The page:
Tuesday, January 17, 2012

Reacting To Hamas Instability

Three senior leaders of Hamas, Moussa Abu Marzouk, Mohammed Naser, and Izzat Risheq, have moved their families from Damascus in the wake of increasing instability in Syria.  Abu Marzouk's family is in Egypt.  According to Palestinian sources speaking to al-Hayat, Abu Marzouk, deputy politboro chief of Hamas, may have himself been received by Egypt on the condition that he refrain from political activity.  The moves come after the family of Hamas leader Khaled Meshaal was moved to Amman, Jordan.

Hamas has not been immune to the effects of the Arab Spring, and like many actors in the Middle East, its current position is unstable.  This instability opens opportunities to make progress towards a more secure order in the region.

As Syria becomes increasingly violent and the Muslim Brotherhood gains influence in Egypt, Hamas leaders naturally are looking to more stable countries from which to base their operations.  While the three senior leaders mentioned above are staying in Damascus for the moment, they likely have contingency plans for if - or when - the Assad regime collapses.  However, whether or not Egypt will be a safe haven for Abu Marzouk largely depends on the final breakdown of the new Egyptian parliament, as well as the extent to which the SCAF views him as a threat to stability.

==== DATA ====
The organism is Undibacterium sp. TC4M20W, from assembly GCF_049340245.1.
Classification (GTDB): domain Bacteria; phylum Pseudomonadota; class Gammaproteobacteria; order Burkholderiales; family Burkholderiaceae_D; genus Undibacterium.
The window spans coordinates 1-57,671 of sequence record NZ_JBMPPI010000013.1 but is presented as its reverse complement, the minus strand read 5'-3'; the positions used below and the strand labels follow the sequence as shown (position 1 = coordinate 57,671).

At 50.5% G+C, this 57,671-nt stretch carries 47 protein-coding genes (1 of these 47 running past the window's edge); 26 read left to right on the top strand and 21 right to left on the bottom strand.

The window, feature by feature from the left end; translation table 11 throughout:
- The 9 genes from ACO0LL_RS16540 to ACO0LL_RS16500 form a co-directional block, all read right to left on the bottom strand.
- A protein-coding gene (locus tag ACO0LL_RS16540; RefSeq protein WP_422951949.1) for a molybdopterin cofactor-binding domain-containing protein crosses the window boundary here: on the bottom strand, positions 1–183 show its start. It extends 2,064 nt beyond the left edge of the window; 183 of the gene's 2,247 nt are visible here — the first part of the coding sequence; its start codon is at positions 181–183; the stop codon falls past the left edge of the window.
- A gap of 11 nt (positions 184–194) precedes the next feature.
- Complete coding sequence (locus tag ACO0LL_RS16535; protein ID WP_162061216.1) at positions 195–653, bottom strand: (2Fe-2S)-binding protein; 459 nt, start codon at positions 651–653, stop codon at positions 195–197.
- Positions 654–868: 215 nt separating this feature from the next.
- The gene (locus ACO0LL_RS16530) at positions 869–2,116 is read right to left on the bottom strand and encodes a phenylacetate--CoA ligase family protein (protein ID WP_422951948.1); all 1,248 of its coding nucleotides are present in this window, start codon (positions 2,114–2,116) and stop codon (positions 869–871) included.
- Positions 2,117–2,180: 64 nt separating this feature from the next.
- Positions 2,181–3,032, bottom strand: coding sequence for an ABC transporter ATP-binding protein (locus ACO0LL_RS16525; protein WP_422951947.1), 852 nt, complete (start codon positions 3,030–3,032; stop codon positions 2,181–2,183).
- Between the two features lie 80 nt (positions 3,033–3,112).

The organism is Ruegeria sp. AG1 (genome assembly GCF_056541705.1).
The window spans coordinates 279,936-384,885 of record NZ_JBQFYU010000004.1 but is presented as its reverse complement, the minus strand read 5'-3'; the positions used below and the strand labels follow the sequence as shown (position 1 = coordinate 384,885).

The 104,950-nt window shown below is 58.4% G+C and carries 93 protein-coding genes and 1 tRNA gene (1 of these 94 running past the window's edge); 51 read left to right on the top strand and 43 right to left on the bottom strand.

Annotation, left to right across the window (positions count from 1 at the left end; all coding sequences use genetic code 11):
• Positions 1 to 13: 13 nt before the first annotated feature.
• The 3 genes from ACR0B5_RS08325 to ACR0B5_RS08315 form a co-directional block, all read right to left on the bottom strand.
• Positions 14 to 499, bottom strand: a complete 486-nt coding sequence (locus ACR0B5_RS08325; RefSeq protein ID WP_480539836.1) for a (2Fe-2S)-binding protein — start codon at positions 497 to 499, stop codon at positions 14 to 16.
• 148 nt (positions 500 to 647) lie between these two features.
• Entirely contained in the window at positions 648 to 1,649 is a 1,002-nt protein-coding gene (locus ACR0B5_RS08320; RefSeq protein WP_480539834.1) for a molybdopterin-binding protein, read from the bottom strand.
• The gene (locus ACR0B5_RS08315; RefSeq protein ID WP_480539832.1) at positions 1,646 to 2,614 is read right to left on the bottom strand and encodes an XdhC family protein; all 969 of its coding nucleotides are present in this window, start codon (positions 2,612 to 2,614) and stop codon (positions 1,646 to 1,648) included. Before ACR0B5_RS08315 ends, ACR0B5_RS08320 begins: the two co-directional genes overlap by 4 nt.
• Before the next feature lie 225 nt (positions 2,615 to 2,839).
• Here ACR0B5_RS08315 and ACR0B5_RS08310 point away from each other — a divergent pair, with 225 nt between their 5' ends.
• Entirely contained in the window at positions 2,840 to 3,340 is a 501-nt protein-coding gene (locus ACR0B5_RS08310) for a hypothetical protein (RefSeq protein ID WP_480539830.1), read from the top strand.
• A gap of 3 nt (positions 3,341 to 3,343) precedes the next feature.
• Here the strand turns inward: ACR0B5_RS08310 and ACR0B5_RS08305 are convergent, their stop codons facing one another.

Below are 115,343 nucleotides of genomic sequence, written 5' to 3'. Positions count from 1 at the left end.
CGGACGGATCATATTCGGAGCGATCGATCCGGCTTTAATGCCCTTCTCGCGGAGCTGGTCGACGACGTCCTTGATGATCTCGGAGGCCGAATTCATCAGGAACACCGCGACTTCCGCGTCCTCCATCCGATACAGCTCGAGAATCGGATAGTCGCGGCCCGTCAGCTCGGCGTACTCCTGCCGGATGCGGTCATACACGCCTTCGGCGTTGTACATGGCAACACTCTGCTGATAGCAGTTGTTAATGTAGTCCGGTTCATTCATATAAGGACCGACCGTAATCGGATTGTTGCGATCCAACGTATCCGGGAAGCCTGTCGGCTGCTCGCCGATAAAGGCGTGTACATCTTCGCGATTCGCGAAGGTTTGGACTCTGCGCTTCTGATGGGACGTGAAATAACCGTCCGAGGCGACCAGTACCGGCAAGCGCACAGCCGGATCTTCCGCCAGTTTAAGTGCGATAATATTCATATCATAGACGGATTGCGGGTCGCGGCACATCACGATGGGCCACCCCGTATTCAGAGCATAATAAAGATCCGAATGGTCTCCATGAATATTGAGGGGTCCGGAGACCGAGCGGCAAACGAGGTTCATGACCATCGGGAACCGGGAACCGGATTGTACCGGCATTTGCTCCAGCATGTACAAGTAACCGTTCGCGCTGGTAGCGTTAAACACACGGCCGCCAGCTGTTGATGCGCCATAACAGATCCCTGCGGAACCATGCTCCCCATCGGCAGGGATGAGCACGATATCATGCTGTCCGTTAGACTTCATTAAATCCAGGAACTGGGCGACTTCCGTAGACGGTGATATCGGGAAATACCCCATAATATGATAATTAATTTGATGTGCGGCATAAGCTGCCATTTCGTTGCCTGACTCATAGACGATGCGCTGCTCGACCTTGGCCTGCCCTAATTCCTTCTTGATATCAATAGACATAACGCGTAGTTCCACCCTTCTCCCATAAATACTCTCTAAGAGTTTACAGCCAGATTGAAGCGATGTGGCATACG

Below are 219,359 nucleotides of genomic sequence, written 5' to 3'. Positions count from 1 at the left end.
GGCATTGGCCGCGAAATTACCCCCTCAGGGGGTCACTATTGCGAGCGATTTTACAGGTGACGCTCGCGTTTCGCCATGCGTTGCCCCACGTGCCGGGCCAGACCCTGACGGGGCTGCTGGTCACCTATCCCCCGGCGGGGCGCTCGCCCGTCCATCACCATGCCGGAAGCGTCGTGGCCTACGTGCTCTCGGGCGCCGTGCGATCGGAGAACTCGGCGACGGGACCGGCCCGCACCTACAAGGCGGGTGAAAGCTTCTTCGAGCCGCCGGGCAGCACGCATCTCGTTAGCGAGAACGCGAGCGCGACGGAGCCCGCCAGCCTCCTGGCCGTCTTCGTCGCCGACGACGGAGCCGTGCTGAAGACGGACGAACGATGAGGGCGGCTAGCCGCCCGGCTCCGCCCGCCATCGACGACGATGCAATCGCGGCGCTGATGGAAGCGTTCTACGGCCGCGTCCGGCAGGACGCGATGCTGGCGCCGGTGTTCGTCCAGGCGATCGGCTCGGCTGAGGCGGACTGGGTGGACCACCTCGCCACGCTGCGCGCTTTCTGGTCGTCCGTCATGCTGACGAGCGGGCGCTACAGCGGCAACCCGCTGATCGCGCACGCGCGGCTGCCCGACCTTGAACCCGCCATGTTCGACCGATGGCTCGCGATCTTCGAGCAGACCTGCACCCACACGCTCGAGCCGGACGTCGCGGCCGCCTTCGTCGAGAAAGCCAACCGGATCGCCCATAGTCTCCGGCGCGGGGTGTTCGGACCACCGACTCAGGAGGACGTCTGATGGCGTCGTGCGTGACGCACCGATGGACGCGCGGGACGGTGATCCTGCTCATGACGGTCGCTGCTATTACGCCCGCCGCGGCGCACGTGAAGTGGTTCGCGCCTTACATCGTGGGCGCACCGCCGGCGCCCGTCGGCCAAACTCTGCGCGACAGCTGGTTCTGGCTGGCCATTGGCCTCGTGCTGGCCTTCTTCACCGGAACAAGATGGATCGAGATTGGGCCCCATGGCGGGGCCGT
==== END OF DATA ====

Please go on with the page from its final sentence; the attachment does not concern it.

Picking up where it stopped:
Hamas' scramble to adapt to the new realities of the Middle East has also brought cleavages in the movement to the surface.  An essay posted on Facebook today by the Lebanese senior official of Hamas recognized Khaled Meshaal as a "brave leader" for planning to step down at the end of his term as the head of Hamas.  However, Meshaal had made no such statement, and Fawzi Barhoum, a Hamas spokesman in Gaza, roundly denied that Meshaal would step down.  Such incidents may indicate internal disagreement within Hamas about how to pursue its political agenda, including the contentious reconciliation process with Fatah.  

For those in the Middle East to whom Hamas poses a security threat, now is the time to engage with key players who can reduce Hamas' ability to threaten or inflict harm.  Concerned actors should quickly to signal support for a SCAF decision to limit Hamas' ability to project power from inside Egypt.  They should also maintain contact with the Muslim Brotherhood who will have substantial influence in Hamas' decisions should the group gain a foothold in Egypt.  

On the Hamas-Fatah reconciliation process, concerned actors should reiterate their support for free and fair Palestinian elections.  This move would condition Hamas' legitimacy on following through with elections, and incentivize political rather than violent action.

Finally, concerned actors should recognize the blow to Iran posed by a Hamas evacuation from Syria.  While Iran and Hamas will likely try to maintain alignment, it will be much harder to do so from Arab countries with Sunni governments.  This harms Iran's regional influence, and alters the strategic calculus of all players on the Iranian nuclear issue.

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